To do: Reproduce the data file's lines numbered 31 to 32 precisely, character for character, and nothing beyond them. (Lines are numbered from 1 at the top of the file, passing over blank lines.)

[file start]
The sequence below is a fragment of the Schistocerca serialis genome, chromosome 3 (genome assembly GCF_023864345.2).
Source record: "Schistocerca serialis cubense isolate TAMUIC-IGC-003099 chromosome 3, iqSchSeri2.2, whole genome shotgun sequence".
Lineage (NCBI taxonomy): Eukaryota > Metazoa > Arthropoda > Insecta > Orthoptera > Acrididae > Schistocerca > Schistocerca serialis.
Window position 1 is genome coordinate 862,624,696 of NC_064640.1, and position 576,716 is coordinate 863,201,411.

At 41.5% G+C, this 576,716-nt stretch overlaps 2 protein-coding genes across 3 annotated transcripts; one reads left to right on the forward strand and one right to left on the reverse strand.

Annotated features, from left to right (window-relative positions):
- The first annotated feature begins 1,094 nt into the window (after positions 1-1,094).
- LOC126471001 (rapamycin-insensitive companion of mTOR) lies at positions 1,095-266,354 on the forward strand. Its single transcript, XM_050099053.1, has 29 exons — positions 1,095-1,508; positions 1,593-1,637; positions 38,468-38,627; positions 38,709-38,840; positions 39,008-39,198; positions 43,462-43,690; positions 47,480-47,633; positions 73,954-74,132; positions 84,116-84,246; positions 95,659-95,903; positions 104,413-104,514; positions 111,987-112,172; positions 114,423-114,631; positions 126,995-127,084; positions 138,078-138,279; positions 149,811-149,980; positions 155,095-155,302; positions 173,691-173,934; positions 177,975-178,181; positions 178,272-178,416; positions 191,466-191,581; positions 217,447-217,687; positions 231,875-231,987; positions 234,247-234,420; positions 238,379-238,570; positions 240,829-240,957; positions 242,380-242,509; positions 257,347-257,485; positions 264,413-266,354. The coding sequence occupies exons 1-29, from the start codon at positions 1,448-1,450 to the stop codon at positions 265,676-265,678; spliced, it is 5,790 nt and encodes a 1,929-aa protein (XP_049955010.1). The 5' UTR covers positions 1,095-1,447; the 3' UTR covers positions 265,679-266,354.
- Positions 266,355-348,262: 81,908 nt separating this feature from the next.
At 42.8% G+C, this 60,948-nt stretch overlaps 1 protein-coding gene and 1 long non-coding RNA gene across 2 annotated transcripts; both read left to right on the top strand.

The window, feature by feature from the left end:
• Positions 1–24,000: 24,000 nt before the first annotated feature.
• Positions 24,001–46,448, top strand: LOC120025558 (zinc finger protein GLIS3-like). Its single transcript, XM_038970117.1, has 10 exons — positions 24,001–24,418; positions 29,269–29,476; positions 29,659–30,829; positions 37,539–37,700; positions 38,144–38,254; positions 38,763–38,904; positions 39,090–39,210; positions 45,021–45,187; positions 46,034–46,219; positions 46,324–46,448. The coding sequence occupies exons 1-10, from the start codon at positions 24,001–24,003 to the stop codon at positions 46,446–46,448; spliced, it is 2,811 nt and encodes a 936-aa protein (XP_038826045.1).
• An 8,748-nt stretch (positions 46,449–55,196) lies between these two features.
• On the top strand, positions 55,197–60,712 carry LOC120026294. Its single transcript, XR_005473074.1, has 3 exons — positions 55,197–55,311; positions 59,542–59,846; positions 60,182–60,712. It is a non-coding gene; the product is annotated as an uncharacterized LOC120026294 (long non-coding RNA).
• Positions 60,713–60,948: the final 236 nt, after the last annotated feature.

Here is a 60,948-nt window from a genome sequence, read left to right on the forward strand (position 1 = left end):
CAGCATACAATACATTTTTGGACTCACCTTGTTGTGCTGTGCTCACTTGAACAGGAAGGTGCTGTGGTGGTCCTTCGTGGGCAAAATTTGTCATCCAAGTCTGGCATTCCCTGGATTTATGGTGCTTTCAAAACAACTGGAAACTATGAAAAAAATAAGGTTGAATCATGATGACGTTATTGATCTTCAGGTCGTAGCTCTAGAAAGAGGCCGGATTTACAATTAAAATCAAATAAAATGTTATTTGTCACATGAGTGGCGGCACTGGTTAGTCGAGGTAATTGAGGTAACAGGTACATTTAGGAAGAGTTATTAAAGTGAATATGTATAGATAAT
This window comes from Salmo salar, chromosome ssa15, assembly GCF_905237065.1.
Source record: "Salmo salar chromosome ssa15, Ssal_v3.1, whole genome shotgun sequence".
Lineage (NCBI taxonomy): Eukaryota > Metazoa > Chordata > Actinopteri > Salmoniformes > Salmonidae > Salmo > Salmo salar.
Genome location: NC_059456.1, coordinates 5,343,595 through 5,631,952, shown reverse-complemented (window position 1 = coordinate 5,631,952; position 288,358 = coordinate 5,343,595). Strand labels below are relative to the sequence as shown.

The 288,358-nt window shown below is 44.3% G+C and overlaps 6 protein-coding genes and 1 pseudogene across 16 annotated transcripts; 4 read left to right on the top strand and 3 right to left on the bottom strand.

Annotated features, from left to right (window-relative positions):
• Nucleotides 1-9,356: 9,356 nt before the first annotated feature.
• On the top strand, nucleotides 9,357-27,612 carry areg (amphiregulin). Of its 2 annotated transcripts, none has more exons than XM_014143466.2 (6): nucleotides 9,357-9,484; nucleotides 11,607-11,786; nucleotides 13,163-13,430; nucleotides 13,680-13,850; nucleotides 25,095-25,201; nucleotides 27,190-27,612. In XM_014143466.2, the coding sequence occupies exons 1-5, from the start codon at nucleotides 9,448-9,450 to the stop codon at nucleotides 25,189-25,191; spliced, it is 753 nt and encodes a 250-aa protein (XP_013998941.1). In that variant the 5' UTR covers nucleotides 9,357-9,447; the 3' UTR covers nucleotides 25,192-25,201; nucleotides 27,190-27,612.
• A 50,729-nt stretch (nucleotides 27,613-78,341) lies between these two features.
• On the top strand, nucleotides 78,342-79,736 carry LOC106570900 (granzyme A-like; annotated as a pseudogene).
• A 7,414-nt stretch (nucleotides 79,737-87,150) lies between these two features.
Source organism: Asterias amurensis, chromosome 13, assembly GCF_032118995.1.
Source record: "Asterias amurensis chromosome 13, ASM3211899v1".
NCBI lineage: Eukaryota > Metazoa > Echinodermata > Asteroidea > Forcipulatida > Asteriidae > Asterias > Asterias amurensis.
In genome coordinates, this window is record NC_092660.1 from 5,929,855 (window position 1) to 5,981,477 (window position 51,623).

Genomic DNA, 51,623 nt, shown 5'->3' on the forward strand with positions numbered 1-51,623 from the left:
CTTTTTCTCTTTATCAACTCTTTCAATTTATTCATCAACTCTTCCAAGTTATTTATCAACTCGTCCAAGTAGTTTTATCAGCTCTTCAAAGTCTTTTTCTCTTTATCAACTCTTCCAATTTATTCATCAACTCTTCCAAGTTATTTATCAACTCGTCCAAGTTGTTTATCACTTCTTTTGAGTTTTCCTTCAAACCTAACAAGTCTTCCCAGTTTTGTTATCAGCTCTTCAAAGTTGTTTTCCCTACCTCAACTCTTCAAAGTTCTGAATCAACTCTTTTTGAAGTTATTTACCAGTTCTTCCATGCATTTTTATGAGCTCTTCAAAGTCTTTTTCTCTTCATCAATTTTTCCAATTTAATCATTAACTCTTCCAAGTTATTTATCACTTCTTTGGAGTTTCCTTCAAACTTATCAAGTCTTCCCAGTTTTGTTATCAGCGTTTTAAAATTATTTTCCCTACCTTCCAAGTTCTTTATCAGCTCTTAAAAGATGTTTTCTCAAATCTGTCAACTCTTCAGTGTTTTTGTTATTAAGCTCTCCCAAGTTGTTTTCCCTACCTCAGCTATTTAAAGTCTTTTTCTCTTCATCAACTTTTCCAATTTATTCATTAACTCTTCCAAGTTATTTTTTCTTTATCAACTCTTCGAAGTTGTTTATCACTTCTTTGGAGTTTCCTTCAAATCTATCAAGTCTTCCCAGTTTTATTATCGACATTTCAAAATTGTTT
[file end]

Source record: "Asterias amurensis chromosome 13, ASM3211899v1".
NCBI lineage: Eukaryota > Metazoa > Echinodermata > Asteroidea > Forcipulatida > Asteriidae > Asterias > Asterias amurensis.